How to Find Glycol-Free Alternatives
When you first discover you have an allergy to something that is an “invisible” ingredient in so many things, the first reaction is to look for a list of “safe” products you can use. There are plenty of blogs and sites that will give lists of products they think are free of glycols, and there are many doctors and practitioners who may also give you lists of “safe” products.
What happens when you use those “safe” products and end up with dermatitis, hives, or worse? Most people assume they’re allergic to something else in the product, but it could easily be the same old allergy due to hidden glycols with a different name, or a simple change in formulation. Because glycols are considered inactive ingredients in most products and are in the classification “GRAS” (or Generally Recognized as Safe), manufacturers can change the ingredients in any product at any time. That list you have just became out of date and no one’s going to tell you because glycols are not considered an allergen. For prescription medications this is particularly difficult because you don’t get the ingredients on the bottle.
So what do you do? How can you be sure?
Find your own answers. Don’t rely on a list someone else made that may not be up to date.
How? The process below is detailed, but once you get the hang of it, not that hard to do. This is what I have done to remain hive-free for several years (including major surgery).
- Find a sympathetic doctor. Having someone who can advocate for you is essential. A good doc can help with insurance companies when they require you to use a particular drug with glycols as an ingredient.
- When you need a prescription, ask your doc to give you two or three alternatives to research. So if you need muscle relaxants, your doc might tell you to look up Flexeril (cyclobenzaprine), Skelaxin (metaxalone), or Zanaflex (tizanidine).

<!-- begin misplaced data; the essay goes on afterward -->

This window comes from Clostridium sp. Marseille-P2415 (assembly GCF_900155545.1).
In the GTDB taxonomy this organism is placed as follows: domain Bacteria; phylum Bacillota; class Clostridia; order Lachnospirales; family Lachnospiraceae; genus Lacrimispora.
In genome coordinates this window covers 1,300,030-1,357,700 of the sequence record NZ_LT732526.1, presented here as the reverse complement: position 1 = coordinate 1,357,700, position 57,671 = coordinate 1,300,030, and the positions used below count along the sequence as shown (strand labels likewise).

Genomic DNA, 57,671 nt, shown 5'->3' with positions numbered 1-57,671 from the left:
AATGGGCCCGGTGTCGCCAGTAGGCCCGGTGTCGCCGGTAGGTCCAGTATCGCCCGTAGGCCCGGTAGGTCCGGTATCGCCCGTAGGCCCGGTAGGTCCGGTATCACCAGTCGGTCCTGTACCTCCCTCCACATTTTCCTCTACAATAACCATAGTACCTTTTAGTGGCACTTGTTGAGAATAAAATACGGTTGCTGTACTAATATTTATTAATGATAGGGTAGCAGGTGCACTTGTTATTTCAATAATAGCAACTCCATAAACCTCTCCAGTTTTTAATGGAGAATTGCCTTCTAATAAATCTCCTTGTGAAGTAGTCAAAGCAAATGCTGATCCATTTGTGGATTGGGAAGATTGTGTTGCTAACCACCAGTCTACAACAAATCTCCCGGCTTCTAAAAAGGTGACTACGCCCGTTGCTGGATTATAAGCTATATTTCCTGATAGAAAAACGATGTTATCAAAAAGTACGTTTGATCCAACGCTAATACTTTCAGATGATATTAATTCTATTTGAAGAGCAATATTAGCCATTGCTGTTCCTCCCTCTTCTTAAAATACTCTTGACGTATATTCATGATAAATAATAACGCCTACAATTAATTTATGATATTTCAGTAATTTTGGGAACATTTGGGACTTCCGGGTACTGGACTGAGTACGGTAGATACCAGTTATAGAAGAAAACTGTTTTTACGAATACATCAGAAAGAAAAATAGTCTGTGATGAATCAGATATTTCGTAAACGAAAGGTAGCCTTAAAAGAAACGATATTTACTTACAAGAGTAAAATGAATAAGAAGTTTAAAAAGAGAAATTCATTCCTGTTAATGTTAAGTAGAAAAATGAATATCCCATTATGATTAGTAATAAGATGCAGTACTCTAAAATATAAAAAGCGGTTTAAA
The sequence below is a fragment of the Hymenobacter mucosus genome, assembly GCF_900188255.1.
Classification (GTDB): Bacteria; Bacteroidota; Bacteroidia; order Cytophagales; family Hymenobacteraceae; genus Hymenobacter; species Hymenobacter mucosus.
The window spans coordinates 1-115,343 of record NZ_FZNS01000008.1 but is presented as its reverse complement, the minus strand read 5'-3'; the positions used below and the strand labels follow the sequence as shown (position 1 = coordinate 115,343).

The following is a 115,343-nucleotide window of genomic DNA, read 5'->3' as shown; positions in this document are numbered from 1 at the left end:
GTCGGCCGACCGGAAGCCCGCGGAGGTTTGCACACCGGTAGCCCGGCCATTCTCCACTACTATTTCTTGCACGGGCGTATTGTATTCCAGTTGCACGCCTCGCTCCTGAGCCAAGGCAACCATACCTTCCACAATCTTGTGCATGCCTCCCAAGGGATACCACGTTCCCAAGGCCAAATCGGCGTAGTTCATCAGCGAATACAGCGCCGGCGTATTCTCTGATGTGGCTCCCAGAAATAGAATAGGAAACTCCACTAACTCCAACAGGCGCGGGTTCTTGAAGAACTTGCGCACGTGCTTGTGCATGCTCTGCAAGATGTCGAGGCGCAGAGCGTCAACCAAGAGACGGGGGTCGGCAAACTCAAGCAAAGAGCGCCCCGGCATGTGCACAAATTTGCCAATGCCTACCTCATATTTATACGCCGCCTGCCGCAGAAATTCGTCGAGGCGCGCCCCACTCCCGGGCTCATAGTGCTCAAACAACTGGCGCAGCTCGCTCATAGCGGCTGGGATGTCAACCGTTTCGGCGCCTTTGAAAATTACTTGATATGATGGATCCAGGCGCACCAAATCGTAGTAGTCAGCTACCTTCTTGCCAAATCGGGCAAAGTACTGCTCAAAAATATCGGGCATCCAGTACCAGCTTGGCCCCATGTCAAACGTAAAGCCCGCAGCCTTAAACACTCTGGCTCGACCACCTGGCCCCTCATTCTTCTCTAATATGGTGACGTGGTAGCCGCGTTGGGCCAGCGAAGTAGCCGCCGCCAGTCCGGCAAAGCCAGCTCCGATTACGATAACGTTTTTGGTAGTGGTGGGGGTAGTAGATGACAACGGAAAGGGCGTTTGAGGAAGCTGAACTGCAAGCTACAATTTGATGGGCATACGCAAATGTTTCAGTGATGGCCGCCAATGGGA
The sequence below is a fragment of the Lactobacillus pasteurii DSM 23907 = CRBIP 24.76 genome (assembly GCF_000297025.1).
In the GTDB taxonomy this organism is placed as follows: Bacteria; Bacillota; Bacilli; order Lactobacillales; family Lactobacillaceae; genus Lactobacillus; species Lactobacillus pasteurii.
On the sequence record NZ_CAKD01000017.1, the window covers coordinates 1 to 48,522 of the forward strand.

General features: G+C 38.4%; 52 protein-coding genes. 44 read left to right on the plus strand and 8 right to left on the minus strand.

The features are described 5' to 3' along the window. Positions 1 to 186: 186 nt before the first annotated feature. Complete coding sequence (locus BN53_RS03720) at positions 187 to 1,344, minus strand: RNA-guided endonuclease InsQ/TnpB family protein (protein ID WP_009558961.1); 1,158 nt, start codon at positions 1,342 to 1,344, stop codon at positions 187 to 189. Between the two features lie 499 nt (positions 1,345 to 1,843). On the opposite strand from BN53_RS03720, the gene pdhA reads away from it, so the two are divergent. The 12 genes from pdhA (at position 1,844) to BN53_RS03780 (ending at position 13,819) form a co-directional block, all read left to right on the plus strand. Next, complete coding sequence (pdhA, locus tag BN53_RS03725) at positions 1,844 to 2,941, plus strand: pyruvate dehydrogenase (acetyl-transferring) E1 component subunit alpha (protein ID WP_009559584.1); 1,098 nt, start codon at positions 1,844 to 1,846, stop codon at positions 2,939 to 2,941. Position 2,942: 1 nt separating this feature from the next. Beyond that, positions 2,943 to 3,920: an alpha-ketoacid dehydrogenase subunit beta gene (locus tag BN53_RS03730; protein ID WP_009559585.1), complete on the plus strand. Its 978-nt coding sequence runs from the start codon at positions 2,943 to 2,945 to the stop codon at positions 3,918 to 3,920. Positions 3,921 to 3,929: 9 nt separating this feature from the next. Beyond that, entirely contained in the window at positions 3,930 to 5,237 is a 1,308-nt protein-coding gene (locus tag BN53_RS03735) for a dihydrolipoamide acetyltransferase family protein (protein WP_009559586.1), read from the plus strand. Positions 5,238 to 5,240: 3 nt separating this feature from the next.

- Look up both the generic and the brand name of each alternative and have them handy.
- Call your local pharmacies and find out which manufacturer they carry for each drug. For example, call Costco pharmacy, tell them you have an allergy to a common ingredient in prescription meds and ask them what manufacturer makes their [“cyclobenzaprine, generic Flexeril”]. Ask them for the “NDC Number” for that drug. Having this number can save you a lot of time! Example: For Amneal cyclobenzaprine, the NDC numbers are 65162-541-10, 65162-541-50 and 65162-541-11. The first two parts of the number (65162-541) are important. The last two just refer to the package size.
- Ask the pharmacy who else in the area carries that same drug made by a different manufacturer. This will help you compile your list of options. In our town, Bi-Mart, Fred Meyer, Costco & Target all use the same distributor, but Safeway and Walgreen’s use a different one. This will change over time, so check again every time you need to get a new drug.
- Make your call during a slow time. It’s OK to ask right up front when you call – “I have some rather detailed questions to ask about a couple medications. When is the best time to call – or your least busy time?” Mid-morning on a Wednesday is usually not so busy, but it’s best to ask when the slowest times are so you can have the full attention of the person on the phone. Never call on a Friday near the end of the month, a Monday morning, or in December if you can help it.
- Find the ingredients list. There are several options now that you have the info you need.
- Get the product insert from the pharmacist. This is the best option but most pharmacies don’t keep the prescribing info package insert.
- Go to the manufacturer’s website and find the product info. This can take time, but it’s the second most reliable source of info.
- Go to DrugInserts.com and search for the NDC number, the generic name and the manufacturer name from one of your local pharmacies. Example: “65162-541” or “Amneal cyclobenzaprine” Make sure you are on the last page (see illustration from DrugInserts.com, below). Check your spelling. Cant stress this enough!
- Google the NDC number and the inactive ingredients list. “65162-541 inactive ingredients”
- If you can’t find an alternative that works, check another pharmacy that uses a different supplier.
- When you find something you can take, ask your doc to write the prescription for that drug.
Keep a spreadsheet or list of your findings. It also helps to have a list of medications (with their NDC number) you have taken that you know don’t react to. Look at their ingredients and make a list of the chemicals you CAN take so you can learn to easily scan an ingredients list.
What process do you use to stay safe? Join the discussion here: